I personally had an experience of a lifetime. I had been to Ghana previous to this trip, but had not seen nor witnessed some of the many places we visited. However, it was the company that helped me through this journey. To be able to experience this journey with my fellow companions of the trip made it more meaningful to me. We were all at home in Ghana; the people of Ghana welcomed us as their own. I was immersed in the culture and fell in love with the place. To top it off, we were able to meet the Asantehene. That was the greatest honor I have experienced thus far in my short life.

4. What is your best memory of your time in Ghana?

I have so many memories from Ghana that I cannot just choose one. However, every favorite memory I have include my "girls" that were on the trip with me. We did everything together. We laughed, we cried, we shared, we grew. However, I think my favorite part of the trip would be our visit to Mole National Park. It is also my least favorite - baboons are a little terrifying. Aside from that, in Mole, we all went and climbed on the top of our bus and stared at the stars. We quietly processed our days that we had experienced while being in Ghana. Yet, we did it together. We became a family that weekend. Words cannot express the bond we created.

Meeting the Asantehene

Reflections from Jacilyn Ledford


1. In what ways did this trip to Ghana with the GGPA exceed your expectations for fulfilling your personal project?

There is nothing like being able to touch what you are researching. My personal project was meant to open up curriculum at the middle school levels to incorporate aspects of culture, history, and life in past and present Ghana. Being able to visit villages and see for my own eyes, and hear with my own ears only made my personal project that much more meaningful. The trip has caused me to want to expand on what the children in our school district know about Ghana and its connections to Savannah.


2. In what ways did this trip or events on this trip to Ghana highlight and/or connect your area of expertise?

As a social studies teacher, the whole trip connected me to history in the past and how it connects to various parts of the world. I took a particular interest in the economy of Ghana, because that is my subject area of choice when teaching. When you are driving through the streets and see everyone hustling to sell their goods or services, and then you realize this is a cash based society, things get interesting. I teach about bartering and the art of markets, but seeing something so different that what i experience daily was exciting. I look forward to taking those stories and examples back to the classroom.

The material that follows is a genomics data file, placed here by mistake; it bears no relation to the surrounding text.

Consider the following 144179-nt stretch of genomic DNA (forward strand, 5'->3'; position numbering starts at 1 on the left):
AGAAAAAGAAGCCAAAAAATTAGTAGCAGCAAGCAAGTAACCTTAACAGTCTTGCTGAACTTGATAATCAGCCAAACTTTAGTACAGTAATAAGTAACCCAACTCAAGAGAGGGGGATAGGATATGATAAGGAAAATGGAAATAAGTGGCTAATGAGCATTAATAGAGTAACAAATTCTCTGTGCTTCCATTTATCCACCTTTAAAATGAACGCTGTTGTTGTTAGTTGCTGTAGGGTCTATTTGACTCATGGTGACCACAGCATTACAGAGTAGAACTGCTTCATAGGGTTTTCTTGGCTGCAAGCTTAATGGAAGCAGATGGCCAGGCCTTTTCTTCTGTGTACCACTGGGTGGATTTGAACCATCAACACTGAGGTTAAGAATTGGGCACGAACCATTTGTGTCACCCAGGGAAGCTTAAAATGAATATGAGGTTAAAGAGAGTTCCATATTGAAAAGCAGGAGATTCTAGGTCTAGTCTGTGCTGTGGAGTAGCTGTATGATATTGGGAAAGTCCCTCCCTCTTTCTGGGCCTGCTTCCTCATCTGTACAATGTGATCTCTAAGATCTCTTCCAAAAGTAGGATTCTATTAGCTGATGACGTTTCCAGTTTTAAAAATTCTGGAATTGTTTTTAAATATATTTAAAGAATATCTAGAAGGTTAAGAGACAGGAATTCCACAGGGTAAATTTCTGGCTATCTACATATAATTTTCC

3. What did you take away personally from this trip?

From a personal angle, I took away the need to do more for the public orphanages in Ghana. While the current facilities seem adequate to care for the children in the orphanages, there can be more done for the advancement of the kids. In some orphanages, it seemed as if there was a shockingly high number of special needs children who needed specific cares that the country had not really adapted to. Special needs is something that we focus on here in the USA, other countries may benefit from assisting this population as well.

4. What is your best memory of your time in Ghana?

My favorite memories will always be with my Ghana group members. We became such a great family over the trip. One of the last nights we got to take a dance lesson with traditional music. We all danced and enjoyed the time, laughing at each other as we stumbled (some of us) through the song.


Visit with King Otumfuo Nana Osei Tutu II

 On Friday, June 12, 2016 the participants in the GGPA had the privilege to meet with the powerful King of Ashanti, Otumfuo Nana Osei Tutu II. The participants were accompanied by Dr. Cheryl D. Dozier, president of savannah State University and Dr. William Otoo Ellis, Vice Chancellor of Kwame Nkrumah University of Science and Technology. Dr. William Oduro, Dean of International programs at KNUST, was also part of the delegation. Here are some reflections from the participants:

Memoirs of the King Otumfuo Nana Osei Tutu II Visit

Wanting to meet Asantehene immediately made my palms sweaty. We'd been prepped for weeks on the do's and don't's of seeing the King, but still! We were meeting the King. The wait drug out and zipped by all the same before we were being ushered into the meeting quarters. The room itself was regal and I knew this man was respected by all. The two ivory tusks sat on either side of his chair. When he entered the room it was electric. The dialogue was brief but everything he said was appreciated what an experience! A once in a lifetime (if you're blessed) experience.


This is my second time to meet a traditional ruler. My first meeting was with a Zambian ruler in an informal setting. However, I was thrilled to see the Ashanti King for it not every person has this rare opportunity. The event was very special to me because I met a person who I would not have seen. I still remember hearing of Kotoko soccer team when I was a kid. Hardly did I know that one day I would be in Ghana and personally see the king whose value is associated with the team. I feel blessed for this occasion.